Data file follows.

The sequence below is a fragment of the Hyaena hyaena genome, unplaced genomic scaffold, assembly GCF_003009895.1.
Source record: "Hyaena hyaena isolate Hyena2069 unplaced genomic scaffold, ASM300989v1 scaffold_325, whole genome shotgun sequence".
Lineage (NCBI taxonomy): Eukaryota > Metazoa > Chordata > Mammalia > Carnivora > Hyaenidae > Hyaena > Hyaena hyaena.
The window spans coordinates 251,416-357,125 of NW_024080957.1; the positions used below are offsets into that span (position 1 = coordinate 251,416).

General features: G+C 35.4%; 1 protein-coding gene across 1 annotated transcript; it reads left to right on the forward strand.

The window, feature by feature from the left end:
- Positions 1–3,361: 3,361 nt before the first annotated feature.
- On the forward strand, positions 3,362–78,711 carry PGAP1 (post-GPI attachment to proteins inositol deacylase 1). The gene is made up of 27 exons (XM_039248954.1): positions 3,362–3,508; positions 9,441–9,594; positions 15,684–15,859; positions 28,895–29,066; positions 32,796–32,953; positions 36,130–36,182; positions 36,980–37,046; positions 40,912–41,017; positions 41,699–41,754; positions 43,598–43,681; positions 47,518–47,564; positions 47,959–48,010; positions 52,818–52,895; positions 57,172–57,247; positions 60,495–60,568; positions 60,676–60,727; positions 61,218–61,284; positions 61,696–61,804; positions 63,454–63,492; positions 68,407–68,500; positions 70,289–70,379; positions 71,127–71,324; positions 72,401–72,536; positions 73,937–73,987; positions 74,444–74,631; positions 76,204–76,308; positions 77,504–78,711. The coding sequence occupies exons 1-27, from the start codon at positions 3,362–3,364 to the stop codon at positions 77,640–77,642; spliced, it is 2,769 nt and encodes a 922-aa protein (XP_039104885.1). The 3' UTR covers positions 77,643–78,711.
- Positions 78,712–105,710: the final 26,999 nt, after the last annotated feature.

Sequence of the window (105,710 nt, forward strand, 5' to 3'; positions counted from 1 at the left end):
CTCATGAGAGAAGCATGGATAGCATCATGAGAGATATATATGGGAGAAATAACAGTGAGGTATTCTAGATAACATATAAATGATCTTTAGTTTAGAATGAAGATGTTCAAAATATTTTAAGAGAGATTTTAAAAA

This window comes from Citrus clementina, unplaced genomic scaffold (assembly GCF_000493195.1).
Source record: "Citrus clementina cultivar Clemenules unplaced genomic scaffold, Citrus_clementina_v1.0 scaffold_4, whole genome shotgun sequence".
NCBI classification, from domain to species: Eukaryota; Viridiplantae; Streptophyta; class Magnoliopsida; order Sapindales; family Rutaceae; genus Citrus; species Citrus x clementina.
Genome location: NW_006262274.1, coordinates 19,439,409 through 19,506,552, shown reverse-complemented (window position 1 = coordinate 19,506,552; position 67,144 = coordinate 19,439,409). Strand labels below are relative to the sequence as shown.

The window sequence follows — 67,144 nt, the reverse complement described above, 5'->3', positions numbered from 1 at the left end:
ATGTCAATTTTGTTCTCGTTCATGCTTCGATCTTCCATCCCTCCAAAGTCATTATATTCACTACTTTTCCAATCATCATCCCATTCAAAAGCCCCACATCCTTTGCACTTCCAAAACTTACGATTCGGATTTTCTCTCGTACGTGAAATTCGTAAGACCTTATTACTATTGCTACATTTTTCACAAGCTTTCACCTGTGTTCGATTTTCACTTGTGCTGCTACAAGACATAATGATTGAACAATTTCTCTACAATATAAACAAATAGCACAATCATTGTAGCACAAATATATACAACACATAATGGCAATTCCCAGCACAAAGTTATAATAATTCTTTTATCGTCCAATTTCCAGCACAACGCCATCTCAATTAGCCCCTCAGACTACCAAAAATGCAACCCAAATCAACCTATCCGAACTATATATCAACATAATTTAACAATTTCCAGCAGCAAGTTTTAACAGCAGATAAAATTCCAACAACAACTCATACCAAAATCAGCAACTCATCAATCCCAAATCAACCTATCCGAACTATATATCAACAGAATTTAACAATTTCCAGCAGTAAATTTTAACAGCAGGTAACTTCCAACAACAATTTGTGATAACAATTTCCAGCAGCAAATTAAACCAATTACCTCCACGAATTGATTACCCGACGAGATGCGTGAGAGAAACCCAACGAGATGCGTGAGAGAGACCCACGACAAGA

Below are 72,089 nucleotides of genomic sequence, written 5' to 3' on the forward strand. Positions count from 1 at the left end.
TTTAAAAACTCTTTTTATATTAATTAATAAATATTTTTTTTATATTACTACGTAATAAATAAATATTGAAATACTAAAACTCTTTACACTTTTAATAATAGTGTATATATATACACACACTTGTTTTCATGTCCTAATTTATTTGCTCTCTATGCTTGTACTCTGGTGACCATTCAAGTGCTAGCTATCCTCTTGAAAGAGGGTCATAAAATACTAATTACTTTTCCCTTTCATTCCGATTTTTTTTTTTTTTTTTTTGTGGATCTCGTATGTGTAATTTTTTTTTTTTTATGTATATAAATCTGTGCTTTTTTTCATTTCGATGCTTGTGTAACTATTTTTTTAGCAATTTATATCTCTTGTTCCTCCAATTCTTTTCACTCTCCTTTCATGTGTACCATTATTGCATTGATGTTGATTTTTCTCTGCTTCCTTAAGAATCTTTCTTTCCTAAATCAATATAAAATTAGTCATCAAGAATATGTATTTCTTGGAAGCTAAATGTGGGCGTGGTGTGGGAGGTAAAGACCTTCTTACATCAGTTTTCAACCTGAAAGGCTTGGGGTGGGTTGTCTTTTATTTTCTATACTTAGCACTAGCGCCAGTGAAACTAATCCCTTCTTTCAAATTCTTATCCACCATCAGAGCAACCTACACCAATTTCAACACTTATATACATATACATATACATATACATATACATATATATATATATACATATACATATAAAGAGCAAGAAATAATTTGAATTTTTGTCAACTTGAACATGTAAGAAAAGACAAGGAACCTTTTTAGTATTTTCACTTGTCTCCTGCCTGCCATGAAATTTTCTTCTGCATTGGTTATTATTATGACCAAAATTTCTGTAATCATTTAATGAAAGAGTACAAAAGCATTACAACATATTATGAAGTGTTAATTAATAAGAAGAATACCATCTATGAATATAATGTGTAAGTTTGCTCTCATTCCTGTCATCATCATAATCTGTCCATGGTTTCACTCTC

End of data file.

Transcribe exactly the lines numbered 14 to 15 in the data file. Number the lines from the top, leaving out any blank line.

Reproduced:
NCBI classification, from domain to species: Eukaryota; Viridiplantae; Streptophyta; class Magnoliopsida; order Sapindales; family Rutaceae; genus Citrus; species Citrus x clementina.
Genome location: NW_006262274.1, coordinates 19,439,409 through 19,506,552, shown reverse-complemented (window position 1 = coordinate 19,506,552; position 67,144 = coordinate 19,439,409). Strand labels below are relative to the sequence as shown.